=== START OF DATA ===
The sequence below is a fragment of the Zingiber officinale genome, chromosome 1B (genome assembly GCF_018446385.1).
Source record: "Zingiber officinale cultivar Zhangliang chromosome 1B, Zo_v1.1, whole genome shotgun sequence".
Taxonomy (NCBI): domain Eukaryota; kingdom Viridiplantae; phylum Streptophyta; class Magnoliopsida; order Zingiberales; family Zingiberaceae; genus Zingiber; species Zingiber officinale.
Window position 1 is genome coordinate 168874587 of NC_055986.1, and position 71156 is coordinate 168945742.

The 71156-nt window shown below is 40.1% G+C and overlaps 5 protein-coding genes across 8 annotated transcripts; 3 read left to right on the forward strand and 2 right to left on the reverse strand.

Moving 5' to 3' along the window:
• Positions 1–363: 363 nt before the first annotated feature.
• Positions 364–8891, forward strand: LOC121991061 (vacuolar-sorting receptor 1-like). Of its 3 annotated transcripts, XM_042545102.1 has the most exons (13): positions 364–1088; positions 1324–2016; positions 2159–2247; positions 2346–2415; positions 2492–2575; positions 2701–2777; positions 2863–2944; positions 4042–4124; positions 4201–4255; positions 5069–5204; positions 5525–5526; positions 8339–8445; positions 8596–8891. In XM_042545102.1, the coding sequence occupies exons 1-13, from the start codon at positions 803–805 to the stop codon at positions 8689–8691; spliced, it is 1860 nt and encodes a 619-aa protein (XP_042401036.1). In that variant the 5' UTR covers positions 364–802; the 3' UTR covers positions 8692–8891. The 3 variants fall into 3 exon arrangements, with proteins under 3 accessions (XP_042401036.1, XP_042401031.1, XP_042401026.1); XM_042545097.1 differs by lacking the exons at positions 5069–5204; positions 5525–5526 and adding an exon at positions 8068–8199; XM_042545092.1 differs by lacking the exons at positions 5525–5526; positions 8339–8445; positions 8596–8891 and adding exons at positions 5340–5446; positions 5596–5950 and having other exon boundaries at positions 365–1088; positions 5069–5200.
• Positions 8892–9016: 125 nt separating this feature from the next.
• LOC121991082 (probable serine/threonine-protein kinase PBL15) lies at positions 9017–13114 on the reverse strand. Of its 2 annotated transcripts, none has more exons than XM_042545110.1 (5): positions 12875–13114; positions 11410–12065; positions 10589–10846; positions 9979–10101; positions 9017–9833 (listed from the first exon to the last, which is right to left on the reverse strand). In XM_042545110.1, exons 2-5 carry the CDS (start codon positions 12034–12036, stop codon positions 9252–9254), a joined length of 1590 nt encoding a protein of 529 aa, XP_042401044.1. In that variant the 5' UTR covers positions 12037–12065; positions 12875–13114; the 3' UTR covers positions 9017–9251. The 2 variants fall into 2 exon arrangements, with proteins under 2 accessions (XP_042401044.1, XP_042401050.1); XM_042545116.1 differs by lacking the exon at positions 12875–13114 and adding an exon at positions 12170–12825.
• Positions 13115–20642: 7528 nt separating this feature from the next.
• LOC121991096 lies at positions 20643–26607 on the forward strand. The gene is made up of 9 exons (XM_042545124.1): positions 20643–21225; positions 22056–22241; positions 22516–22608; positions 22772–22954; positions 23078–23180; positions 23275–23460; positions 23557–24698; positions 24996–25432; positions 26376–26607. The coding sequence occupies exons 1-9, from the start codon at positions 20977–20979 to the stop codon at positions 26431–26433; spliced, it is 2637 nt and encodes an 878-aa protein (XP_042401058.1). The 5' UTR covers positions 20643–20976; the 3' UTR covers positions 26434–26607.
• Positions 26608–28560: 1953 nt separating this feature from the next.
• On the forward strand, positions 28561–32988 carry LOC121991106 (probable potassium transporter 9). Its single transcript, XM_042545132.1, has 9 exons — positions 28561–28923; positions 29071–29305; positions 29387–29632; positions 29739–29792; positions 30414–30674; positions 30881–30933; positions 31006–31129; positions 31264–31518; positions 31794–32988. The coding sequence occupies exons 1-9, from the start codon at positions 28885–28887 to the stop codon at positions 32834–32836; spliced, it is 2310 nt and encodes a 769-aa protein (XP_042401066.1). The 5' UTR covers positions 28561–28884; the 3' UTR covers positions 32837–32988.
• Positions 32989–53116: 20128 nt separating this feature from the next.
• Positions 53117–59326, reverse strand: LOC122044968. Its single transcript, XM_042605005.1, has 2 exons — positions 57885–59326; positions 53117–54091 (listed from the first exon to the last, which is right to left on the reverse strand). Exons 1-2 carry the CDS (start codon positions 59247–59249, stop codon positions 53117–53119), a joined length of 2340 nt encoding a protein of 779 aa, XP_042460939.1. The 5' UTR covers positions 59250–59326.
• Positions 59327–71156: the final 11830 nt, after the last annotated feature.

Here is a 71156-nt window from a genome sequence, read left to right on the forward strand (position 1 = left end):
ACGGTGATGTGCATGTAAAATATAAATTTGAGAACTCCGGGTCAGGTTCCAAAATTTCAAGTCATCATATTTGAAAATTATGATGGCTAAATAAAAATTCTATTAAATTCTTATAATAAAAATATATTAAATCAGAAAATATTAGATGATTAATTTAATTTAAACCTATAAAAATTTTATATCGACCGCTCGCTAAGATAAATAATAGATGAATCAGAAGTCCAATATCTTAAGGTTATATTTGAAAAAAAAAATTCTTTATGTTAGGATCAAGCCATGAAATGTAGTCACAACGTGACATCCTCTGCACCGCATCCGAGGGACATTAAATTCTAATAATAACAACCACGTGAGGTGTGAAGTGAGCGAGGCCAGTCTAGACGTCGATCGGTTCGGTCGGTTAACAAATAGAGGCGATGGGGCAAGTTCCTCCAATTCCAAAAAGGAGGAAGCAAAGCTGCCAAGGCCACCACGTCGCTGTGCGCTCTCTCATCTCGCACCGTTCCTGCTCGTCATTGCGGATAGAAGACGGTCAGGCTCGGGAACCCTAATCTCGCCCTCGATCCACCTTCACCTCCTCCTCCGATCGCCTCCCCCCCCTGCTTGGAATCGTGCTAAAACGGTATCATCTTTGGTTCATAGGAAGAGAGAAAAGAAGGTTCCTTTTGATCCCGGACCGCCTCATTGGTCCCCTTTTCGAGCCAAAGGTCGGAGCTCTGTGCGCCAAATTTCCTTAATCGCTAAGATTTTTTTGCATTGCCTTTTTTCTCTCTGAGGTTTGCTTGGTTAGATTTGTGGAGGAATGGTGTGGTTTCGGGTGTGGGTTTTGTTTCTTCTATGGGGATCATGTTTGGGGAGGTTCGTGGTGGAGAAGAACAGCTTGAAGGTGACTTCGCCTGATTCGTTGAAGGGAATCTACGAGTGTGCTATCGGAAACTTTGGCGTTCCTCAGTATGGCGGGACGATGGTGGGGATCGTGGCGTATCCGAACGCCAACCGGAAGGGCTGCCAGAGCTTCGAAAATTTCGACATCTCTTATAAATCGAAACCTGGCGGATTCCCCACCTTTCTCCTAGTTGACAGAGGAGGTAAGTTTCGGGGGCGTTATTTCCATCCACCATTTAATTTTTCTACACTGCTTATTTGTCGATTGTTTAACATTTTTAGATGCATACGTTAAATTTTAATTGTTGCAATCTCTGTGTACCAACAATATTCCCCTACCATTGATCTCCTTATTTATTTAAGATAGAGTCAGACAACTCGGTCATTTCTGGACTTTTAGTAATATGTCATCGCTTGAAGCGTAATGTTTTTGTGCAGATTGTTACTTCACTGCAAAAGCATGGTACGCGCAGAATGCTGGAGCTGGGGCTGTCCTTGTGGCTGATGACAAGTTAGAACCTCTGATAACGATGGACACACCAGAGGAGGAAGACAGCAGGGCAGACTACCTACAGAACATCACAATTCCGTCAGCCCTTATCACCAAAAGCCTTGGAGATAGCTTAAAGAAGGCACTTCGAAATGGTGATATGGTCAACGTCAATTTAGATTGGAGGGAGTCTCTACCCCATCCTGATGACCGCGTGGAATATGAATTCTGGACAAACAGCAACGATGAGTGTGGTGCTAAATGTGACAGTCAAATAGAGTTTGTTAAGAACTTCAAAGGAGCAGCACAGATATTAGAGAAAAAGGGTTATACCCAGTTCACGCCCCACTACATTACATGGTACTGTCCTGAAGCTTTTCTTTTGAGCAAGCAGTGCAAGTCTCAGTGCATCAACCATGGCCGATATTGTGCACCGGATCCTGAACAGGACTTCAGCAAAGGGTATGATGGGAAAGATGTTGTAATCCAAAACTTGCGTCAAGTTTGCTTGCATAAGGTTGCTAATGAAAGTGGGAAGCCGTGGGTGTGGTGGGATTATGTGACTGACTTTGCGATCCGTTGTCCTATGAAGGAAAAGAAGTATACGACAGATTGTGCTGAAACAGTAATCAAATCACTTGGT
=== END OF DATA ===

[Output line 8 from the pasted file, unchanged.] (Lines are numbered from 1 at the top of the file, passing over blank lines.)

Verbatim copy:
• Positions 364–8891, forward strand: LOC121991061 (vacuolar-sorting receptor 1-like). Of its 3 annotated transcripts, XM_042545102.1 has the most exons (13): positions 364–1088; positions 1324–2016; positions 2159–2247; positions 2346–2415; positions 2492–2575; positions 2701–2777; positions 2863–2944; positions 4042–4124; positions 4201–4255; positions 5069–5204; positions 5525–5526; positions 8339–8445; positions 8596–8891. In XM_042545102.1, the coding sequence occupies exons 1-13, from the start codon at positions 803–805 to the stop codon at positions 8689–8691; spliced, it is 1860 nt and encodes a 619-aa protein (XP_042401036.1). In that variant the 5' UTR covers positions 364–802; the 3' UTR covers positions 8692–8891. The 3 variants fall into 3 exon arrangements, with proteins under 3 accessions (XP_042401036.1, XP_042401031.1, XP_042401026.1); XM_042545097.1 differs by lacking the exons at positions 5069–5204; positions 5525–5526 and adding an exon at positions 8068–8199; XM_042545092.1 differs by lacking the exons at positions 5525–5526; positions 8339–8445; positions 8596–8891 and adding exons at positions 5340–5446; positions 5596–5950 and having other exon boundaries at positions 365–1088; positions 5069–5200.